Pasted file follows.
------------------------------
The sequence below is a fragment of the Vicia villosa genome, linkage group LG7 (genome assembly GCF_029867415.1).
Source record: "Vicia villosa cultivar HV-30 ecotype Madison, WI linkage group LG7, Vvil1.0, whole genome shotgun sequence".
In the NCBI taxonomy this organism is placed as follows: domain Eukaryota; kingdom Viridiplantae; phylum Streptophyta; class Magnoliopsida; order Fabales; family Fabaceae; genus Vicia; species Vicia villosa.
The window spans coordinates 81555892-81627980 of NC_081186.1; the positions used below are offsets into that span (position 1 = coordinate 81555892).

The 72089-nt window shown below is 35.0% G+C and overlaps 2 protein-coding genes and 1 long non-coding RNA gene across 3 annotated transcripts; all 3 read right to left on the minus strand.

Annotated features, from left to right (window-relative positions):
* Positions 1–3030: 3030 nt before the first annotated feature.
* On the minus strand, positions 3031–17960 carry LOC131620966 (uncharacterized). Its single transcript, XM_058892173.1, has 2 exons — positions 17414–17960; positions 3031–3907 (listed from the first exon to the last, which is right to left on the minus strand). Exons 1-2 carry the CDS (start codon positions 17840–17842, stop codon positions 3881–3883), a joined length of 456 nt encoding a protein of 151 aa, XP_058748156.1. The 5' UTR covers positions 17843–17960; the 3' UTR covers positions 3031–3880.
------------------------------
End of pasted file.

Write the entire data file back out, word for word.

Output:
The sequence below is a fragment of the Vicia villosa genome, linkage group LG7 (genome assembly GCF_029867415.1).
Source record: "Vicia villosa cultivar HV-30 ecotype Madison, WI linkage group LG7, Vvil1.0, whole genome shotgun sequence".
In the NCBI taxonomy this organism is placed as follows: domain Eukaryota; kingdom Viridiplantae; phylum Streptophyta; class Magnoliopsida; order Fabales; family Fabaceae; genus Vicia; species Vicia villosa.
The window spans coordinates 81555892-81627980 of NC_081186.1; the positions used below are offsets into that span (position 1 = coordinate 81555892).

The 72089-nt window shown below is 35.0% G+C and overlaps 2 protein-coding genes and 1 long non-coding RNA gene across 3 annotated transcripts; all 3 read right to left on the minus strand.

Annotated features, from left to right (window-relative positions):
* Positions 1–3030: 3030 nt before the first annotated feature.
* On the minus strand, positions 3031–17960 carry LOC131620966 (uncharacterized). Its single transcript, XM_058892173.1, has 2 exons — positions 17414–17960; positions 3031–3907 (listed from the first exon to the last, which is right to left on the minus strand). Exons 1-2 carry the CDS (start codon positions 17840–17842, stop codon positions 3881–3883), a joined length of 456 nt encoding a protein of 151 aa, XP_058748156.1. The 5' UTR covers positions 17843–17960; the 3' UTR covers positions 3031–3880.